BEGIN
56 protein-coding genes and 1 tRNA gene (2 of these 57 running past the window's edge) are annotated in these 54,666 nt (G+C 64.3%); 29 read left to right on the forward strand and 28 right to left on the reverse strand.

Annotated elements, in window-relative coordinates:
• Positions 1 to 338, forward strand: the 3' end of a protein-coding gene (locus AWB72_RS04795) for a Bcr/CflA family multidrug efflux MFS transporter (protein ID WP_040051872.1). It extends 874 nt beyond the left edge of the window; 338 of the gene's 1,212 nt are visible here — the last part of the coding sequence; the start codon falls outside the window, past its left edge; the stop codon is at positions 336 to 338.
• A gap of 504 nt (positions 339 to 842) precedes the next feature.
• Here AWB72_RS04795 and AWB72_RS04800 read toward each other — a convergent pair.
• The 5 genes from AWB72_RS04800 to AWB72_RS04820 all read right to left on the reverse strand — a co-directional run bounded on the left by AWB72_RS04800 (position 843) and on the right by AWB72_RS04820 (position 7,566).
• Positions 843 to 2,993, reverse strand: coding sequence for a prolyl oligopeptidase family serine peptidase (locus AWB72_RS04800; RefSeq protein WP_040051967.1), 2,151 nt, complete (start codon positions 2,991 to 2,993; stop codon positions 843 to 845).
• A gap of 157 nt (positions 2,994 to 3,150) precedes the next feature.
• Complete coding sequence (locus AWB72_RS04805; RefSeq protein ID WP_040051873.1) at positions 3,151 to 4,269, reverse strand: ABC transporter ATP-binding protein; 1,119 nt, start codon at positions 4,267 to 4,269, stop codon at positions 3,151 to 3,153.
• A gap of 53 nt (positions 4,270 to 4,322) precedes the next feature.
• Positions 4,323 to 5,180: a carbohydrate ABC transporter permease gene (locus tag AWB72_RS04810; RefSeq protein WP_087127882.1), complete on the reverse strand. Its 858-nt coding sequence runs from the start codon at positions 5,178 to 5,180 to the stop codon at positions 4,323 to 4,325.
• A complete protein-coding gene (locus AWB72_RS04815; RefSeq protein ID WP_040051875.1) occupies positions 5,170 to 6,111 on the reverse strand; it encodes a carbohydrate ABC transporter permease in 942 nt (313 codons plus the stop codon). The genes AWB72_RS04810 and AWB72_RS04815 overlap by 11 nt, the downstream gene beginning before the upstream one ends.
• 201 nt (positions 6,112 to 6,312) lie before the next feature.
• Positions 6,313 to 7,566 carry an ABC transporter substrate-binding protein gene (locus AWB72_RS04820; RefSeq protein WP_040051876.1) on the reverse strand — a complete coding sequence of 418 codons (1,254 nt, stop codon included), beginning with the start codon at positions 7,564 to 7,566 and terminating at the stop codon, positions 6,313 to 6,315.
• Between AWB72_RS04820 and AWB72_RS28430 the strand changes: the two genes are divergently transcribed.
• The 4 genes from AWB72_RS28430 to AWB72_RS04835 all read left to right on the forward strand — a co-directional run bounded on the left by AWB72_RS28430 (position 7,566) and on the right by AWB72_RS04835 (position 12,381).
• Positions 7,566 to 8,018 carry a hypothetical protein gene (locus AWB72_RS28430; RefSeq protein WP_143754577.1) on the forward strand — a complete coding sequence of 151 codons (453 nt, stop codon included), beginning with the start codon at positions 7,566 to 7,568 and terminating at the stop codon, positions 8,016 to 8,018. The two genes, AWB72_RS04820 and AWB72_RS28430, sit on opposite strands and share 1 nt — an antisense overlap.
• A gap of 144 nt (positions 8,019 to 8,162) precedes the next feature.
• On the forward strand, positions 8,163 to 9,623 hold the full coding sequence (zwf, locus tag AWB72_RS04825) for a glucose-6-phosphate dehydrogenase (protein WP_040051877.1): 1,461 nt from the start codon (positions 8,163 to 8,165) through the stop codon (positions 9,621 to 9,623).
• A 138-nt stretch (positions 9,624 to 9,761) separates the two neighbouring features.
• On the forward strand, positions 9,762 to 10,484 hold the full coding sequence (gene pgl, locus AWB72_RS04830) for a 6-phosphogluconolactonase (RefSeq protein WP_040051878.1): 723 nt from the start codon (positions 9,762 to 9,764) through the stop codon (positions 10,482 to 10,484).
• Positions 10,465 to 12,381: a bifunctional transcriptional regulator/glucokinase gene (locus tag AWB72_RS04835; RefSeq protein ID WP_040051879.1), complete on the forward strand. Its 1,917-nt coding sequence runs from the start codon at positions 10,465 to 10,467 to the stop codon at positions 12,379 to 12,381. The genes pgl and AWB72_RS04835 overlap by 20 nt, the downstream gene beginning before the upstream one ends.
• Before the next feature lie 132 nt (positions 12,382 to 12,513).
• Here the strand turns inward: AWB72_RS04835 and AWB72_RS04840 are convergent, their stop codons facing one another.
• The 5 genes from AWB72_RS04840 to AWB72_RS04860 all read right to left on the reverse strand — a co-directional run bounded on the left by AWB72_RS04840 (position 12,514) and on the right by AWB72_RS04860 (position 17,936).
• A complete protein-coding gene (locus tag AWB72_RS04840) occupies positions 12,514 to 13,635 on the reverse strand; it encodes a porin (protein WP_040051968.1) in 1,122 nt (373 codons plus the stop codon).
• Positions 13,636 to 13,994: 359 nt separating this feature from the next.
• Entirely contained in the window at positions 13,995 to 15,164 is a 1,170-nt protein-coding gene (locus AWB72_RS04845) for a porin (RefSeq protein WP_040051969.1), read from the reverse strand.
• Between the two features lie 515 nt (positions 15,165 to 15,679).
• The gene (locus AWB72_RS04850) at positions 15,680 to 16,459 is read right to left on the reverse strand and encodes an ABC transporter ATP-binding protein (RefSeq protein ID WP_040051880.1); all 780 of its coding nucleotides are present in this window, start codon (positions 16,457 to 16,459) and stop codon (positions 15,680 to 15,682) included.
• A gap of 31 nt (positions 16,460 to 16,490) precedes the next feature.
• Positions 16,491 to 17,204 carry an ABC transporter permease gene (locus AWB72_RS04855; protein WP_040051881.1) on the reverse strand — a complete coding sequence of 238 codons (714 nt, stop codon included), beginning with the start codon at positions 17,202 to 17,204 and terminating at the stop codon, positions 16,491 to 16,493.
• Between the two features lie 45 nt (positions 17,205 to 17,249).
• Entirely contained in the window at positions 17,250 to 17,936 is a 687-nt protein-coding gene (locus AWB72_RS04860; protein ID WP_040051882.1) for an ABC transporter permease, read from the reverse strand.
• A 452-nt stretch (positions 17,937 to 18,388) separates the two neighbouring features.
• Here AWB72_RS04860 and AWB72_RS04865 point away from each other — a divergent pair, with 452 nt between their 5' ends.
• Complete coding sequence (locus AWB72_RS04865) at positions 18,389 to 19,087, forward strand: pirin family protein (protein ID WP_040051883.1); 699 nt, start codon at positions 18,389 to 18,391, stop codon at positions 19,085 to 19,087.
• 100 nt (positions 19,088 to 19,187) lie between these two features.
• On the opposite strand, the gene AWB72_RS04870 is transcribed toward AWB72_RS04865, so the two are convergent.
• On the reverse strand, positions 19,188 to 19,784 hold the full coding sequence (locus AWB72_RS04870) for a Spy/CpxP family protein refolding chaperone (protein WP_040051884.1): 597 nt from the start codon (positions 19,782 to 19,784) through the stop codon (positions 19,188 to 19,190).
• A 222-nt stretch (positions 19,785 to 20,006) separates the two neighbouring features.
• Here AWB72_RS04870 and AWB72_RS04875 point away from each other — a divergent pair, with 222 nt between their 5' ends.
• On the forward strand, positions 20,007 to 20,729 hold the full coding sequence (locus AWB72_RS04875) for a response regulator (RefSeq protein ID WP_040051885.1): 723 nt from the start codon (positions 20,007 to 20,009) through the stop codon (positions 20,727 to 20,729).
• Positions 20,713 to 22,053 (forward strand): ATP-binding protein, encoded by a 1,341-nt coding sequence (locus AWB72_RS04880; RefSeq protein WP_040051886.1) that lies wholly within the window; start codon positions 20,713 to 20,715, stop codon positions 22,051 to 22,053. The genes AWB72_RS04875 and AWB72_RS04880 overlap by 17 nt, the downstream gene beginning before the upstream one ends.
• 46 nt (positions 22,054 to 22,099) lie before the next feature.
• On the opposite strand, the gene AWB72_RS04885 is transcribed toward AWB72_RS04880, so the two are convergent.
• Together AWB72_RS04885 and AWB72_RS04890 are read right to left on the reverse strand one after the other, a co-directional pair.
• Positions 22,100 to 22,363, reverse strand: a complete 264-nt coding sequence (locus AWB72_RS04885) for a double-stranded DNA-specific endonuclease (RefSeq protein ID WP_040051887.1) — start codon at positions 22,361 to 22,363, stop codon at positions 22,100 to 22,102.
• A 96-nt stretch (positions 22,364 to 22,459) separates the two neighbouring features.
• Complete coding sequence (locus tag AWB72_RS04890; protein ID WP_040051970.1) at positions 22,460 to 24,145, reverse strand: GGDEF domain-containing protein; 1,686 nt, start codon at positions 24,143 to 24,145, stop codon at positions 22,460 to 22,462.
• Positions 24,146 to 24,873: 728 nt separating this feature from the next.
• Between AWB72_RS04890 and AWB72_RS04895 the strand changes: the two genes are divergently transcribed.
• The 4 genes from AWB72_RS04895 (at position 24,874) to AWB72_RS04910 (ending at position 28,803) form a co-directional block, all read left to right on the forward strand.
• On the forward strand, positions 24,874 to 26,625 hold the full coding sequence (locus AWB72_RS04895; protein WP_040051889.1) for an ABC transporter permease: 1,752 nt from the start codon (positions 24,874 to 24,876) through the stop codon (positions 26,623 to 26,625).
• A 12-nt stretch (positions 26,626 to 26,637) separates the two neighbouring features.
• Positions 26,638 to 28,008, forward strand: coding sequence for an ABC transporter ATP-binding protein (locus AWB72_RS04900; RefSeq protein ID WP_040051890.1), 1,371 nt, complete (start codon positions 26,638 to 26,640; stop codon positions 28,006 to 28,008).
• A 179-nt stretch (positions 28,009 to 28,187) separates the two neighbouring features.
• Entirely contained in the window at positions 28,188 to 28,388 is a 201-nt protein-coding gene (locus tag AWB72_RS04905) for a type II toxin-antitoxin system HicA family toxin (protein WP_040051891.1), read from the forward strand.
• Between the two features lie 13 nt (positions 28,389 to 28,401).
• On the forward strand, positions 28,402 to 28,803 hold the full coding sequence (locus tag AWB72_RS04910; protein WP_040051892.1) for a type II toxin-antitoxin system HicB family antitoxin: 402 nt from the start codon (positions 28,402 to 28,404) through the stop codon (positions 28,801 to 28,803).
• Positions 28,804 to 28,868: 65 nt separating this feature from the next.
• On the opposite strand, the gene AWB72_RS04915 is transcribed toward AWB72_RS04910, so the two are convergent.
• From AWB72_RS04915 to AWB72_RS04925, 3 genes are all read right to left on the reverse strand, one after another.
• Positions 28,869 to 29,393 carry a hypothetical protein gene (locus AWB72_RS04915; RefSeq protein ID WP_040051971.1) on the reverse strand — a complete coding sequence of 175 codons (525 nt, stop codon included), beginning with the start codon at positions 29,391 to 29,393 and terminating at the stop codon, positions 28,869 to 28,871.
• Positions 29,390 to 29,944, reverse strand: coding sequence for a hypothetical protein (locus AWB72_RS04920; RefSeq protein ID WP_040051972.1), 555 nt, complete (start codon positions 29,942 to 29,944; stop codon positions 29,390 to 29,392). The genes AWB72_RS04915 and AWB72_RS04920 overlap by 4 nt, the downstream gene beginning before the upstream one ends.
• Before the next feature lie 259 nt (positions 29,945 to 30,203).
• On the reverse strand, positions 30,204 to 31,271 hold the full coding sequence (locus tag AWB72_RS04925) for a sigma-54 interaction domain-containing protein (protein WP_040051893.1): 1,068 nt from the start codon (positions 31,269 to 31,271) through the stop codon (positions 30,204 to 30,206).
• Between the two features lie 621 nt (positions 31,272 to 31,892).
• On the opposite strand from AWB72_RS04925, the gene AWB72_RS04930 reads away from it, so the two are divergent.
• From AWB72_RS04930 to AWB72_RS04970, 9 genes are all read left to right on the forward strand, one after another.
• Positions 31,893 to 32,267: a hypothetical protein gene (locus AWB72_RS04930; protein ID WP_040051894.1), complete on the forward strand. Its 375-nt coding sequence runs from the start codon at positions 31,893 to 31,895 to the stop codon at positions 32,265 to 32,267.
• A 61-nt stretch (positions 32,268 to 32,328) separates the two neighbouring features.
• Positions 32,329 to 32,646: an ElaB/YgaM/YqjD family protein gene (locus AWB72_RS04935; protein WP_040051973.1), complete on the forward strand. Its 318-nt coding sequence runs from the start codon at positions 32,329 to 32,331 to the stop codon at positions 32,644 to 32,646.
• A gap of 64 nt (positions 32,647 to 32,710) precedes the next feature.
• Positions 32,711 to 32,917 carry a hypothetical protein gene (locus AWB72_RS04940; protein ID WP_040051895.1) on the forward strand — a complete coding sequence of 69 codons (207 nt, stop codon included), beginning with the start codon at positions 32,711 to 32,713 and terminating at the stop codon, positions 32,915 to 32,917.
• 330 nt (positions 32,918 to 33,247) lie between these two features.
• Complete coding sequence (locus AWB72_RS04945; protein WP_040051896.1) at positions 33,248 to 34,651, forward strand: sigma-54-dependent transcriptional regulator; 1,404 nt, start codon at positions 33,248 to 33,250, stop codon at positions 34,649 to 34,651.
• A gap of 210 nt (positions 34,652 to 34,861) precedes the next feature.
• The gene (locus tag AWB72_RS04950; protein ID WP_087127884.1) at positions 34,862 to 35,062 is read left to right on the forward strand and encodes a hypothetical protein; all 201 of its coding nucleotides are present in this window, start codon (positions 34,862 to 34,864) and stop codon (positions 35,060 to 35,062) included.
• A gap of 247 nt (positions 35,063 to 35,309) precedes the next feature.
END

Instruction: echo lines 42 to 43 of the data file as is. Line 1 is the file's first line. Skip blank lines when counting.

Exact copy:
• Here AWB72_RS04870 and AWB72_RS04875 point away from each other — a divergent pair, with 222 nt between their 5' ends.
• On the forward strand, positions 20,007 to 20,729 hold the full coding sequence (locus AWB72_RS04875) for a response regulator (RefSeq protein ID WP_040051885.1): 723 nt from the start codon (positions 20,007 to 20,009) through the stop codon (positions 20,727 to 20,729).